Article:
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24

There has been spam campaigns by other web forums who target sites that allow user contributions (including Stack Exchange). For an official proof, see this comment. Yup, it's part of a coordinated campaign to spam file recovery tools to Stack Overflow, Super User, Server Fault, and other sites on the network: meta.stackoverflow.com/a/269868/19679 . ...


16

The description is pretty much spot on. In that context a "spam seed" is a post disguised as an actual question, but which only serves the purpose of being able to post a spammy answer after some time. And that answer may just pass as an actual answer for a longer amount of time than desired. It passes spam defences in as much that the question itself isn't ...


1

In the United States the CAN-SPAM Act of 2003 regulates all commercial e-mail. You can try e-mailing each company individually and telling them they don't have your permission to contact you and if they don't you will file a complaint with the FTC. You can find out more information here: http://www.fcc.gov/guides/spam-unwanted-text-messages-and-email You ...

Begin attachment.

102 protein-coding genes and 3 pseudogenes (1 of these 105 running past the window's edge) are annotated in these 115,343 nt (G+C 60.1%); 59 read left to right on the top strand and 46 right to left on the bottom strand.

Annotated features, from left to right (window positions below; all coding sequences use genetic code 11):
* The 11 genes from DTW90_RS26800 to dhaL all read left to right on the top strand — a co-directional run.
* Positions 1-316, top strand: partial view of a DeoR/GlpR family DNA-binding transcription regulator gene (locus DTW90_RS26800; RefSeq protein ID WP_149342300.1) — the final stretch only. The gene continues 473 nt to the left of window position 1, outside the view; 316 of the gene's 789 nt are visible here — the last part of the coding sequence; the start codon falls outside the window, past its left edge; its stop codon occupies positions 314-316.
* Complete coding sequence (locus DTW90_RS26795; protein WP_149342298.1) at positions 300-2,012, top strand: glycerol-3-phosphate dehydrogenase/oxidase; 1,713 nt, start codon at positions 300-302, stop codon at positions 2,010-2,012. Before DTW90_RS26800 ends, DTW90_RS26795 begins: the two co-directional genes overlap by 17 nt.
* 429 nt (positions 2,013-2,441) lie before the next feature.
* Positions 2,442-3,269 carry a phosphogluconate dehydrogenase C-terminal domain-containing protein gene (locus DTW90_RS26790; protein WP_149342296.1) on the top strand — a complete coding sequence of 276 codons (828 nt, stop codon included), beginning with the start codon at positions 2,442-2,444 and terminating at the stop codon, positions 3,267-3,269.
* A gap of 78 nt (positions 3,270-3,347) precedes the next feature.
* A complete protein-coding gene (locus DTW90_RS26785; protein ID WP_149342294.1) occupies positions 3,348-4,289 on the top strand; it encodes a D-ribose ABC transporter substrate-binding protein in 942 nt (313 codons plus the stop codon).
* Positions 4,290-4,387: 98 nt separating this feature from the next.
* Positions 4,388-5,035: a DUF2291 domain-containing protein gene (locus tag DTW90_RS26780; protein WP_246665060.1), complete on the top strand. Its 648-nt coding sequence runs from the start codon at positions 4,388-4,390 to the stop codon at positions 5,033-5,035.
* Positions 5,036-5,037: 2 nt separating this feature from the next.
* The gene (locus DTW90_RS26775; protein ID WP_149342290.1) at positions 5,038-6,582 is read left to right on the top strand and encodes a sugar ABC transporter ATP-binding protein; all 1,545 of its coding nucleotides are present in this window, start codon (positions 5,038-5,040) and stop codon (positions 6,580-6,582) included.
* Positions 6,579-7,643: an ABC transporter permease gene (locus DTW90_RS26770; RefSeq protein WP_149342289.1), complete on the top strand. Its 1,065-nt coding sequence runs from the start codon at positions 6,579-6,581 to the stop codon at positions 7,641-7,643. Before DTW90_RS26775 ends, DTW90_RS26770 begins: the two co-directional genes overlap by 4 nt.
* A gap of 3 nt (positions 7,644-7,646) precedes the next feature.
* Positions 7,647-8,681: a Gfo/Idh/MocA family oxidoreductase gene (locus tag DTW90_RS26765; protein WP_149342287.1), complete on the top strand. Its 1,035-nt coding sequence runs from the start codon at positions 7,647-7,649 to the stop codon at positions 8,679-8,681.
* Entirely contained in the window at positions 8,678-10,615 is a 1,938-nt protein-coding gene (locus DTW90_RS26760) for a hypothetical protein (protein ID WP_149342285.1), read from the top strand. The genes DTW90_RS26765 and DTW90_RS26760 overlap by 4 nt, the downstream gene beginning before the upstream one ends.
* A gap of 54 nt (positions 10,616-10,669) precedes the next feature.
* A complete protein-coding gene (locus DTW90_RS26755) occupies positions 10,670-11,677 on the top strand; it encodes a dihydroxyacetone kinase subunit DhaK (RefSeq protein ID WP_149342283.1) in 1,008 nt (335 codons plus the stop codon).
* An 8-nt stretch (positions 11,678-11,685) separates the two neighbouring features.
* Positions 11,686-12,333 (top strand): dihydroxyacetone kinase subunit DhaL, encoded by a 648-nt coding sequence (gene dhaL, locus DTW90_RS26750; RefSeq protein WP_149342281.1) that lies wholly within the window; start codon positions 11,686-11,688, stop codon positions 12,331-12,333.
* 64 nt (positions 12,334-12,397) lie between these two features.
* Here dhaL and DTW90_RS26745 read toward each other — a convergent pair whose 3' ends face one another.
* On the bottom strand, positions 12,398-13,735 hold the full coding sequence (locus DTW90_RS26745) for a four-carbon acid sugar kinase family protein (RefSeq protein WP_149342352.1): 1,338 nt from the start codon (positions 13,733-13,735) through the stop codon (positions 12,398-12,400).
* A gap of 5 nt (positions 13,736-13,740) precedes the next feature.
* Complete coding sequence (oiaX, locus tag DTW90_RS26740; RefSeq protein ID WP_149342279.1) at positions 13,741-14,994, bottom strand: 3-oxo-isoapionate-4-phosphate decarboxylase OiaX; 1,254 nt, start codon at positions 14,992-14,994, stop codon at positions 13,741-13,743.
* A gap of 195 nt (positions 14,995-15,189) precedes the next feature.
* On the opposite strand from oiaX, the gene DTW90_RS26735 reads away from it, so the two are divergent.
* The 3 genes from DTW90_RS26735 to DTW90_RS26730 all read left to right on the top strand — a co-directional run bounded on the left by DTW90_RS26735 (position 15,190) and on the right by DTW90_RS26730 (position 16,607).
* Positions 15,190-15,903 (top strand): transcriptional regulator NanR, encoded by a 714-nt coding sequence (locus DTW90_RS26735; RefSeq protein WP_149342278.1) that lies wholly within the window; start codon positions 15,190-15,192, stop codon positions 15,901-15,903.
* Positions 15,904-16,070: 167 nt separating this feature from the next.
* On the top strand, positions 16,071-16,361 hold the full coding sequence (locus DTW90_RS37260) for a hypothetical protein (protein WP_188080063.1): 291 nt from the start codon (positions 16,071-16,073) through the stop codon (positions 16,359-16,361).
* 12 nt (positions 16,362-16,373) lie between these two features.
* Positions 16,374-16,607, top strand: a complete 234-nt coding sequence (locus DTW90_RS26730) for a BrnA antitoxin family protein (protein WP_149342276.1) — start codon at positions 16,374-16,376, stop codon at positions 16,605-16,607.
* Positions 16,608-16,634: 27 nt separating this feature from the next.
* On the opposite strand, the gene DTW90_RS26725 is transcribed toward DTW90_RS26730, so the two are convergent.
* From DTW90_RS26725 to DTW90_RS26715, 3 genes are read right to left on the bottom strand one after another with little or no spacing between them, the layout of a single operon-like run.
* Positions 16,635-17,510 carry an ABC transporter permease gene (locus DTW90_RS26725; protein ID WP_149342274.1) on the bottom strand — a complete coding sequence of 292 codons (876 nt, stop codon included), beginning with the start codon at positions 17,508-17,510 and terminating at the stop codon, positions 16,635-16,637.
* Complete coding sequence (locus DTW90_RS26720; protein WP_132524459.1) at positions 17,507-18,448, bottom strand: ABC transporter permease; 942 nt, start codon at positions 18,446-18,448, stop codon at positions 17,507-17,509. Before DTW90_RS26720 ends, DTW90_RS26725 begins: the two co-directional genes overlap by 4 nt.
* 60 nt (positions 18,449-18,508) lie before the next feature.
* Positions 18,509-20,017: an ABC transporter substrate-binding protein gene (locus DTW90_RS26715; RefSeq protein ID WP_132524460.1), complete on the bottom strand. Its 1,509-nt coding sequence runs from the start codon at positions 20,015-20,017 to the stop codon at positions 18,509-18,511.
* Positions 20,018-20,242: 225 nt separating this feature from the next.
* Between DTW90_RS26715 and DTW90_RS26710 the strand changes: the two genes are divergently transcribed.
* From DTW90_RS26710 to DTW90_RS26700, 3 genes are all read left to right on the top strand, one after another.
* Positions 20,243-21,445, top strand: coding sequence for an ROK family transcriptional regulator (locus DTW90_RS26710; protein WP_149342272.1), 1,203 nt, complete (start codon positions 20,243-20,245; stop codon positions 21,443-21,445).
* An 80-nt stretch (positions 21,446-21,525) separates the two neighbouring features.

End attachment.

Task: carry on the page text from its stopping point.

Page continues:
0

It's common practice, when some spam marketing companies outbid email addresses from each other. http://securelist.com/threats/the-spam-market-infrastructure/ If once your address has got to spam database of emails addresses there isn't chance to remove this one from there. Possibly, IT companies, which mailing to you white papers, didn't sell your address, ...


2

I am pretty sure that this is (as you already figured out) just regular referrer spam. The "huge" number of visits makes sure that the referrer appears near the top of the referrer lists in you favorite analytics tool or you spot it in a manual analysis of the logs. So no, this is not an extraordinary high number of visits but fairly normal. So it is ...



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